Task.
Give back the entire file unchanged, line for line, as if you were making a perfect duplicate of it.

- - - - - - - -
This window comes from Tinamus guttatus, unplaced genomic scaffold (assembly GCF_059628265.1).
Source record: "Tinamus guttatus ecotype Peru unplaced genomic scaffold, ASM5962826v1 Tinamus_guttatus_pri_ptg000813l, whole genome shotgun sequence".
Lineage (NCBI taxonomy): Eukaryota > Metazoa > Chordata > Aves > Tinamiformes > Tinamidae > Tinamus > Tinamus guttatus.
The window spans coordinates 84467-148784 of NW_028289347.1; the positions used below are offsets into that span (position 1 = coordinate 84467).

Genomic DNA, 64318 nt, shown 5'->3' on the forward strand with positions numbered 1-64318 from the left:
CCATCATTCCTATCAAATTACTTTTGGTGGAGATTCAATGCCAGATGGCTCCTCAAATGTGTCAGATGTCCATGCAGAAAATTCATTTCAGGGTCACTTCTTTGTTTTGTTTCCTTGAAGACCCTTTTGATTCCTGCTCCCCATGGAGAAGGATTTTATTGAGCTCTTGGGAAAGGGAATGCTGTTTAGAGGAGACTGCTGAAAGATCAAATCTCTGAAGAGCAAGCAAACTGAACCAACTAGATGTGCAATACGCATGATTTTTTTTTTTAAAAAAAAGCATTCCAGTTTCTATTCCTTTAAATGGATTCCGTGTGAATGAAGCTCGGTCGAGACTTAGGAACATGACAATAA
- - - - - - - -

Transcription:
This window comes from Tinamus guttatus, unplaced genomic scaffold (assembly GCF_059628265.1).
Source record: "Tinamus guttatus ecotype Peru unplaced genomic scaffold, ASM5962826v1 Tinamus_guttatus_pri_ptg000813l, whole genome shotgun sequence".
Lineage (NCBI taxonomy): Eukaryota > Metazoa > Chordata > Aves > Tinamiformes > Tinamidae > Tinamus > Tinamus guttatus.
The window spans coordinates 84467-148784 of NW_028289347.1; the positions used below are offsets into that span (position 1 = coordinate 84467).

Genomic DNA, 64318 nt, shown 5'->3' on the forward strand with positions numbered 1-64318 from the left:
CCATCATTCCTATCAAATTACTTTTGGTGGAGATTCAATGCCAGATGGCTCCTCAAATGTGTCAGATGTCCATGCAGAAAATTCATTTCAGGGTCACTTCTTTGTTTTGTTTCCTTGAAGACCCTTTTGATTCCTGCTCCCCATGGAGAAGGATTTTATTGAGCTCTTGGGAAAGGGAATGCTGTTTAGAGGAGACTGCTGAAAGATCAAATCTCTGAAGAGCAAGCAAACTGAACCAACTAGATGTGCAATACGCATGATTTTTTTTTTTAAAAAAAAGCATTCCAGTTTCTATTCCTTTAAATGGATTCCGTGTGAATGAAGCTCGGTCGAGACTTAGGAACATGACAATAA